The cases of Foley and Sotloff: Collision of rights?

The executions of journalist James Foley last month and Steven Sotloff days ago have sparked debate not only on the tragedies that occurred, but also on the opportunity to place limits on the right to freedom of information: Should images of executions be broadcast? CNN, for example, raised the issue.

Source: published on Cilck Orlando, courtesy Dan Shakal
The case of Jame Foley: information freedom and rights collision.

It is an interesting argument, because we naturally assume that there should be no limitations on rights, when in practice what happens is actually the opposite: since we live in a society, and our actions need to coalesce with the actions of others, we constantly give up and limit our rights for the common good of society. This happens in cases as simple as limiting one’s right to drive wherever they want and respecting the rules of the road, and in more extreme cases such as the topic of discussion here. Is there a limit to freedom of information? Yes. Is there a limit to freedom of expression? Yes.

What is the solution for a collision of rights?

In this case, the question is how to make reporting on a tragic story, like the murder of a human being, compatible with other criteria, such as:

  • Not giving “free publicity” to the murderers.
  • Not offending viewers (which nowadays only seems to apply to sensitivity to violence, even though other aspects of the private sector should also be treated with the same discretion).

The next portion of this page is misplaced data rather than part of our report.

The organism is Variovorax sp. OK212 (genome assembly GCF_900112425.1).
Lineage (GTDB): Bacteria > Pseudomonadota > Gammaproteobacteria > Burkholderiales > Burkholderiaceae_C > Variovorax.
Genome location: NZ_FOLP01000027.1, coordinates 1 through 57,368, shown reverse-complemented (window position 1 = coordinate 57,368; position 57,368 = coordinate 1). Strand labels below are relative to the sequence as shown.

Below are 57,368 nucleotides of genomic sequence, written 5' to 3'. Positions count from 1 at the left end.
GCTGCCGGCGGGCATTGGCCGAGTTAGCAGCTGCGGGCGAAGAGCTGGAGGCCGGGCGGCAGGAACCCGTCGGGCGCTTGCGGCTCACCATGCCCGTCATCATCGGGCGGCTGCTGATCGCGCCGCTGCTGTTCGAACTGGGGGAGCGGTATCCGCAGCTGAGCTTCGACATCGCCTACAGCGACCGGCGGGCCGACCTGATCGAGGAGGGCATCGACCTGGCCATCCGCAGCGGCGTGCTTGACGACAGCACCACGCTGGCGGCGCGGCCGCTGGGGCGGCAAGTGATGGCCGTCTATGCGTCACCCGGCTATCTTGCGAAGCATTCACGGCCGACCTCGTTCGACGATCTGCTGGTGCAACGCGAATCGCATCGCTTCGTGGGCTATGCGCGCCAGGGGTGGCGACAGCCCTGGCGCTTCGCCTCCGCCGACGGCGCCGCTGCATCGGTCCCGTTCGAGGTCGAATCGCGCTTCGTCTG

• Showing a steadfast respect for human dignity.
  • Avoid causing a sensation of collective panic.

The list could be longer, but one thing is clear: there is no magic formula to decide when and where a given right should be limited for the greater good. Once the criteria are identified, it always comes down to the prudential decision of each individual, which must be made quickly. There are no universal or automatic responses, which opens the door for debate. But the first step is for us to accept that “not anything goes,” and that sometimes saying “no” is actually a positive expression of freedom.

Joan Fontrodona, Business EthicsJoan Fontrodona is professor and chairman of business ethics department and academic director of the IESE Center for Business in Society.

He holds a Ph.D. in Philosophy (University of Navarra) and an MBA in Management (IESE Business School).


4 thoughts on “The cases of Foley and Sotloff: Collision of rights?

  1. I completely agree with your words & it’s completely true. If we need to stop all this nonsense, then we have to stop giving “free publicity” to the murderers. It’s a way to stop these things

  2. Interesting topic for argument, it’s true, there is no limit on the right to freedom, but now the times come where we need to take some steps against this. We have to stop it & create a healthy environment .

  3. It is the key issue: ho to decide right in a few hours. I remember now my professor of Journalism Ethics when, 18 years ago, use to told us: “You are complaining that be ethical in the media is tough… Many decisions and no time to make it. Nobody said that it was an easy matter”. I agree. And almost 20 years before, the Internet has shorten the terms to analyse this type of situations and the business environment is also much more competitive… So, professionals must take in account their previous education on Ethics. That is, in my opinion, the key to get the tools needed to decide well: having the practice and the knowledge.

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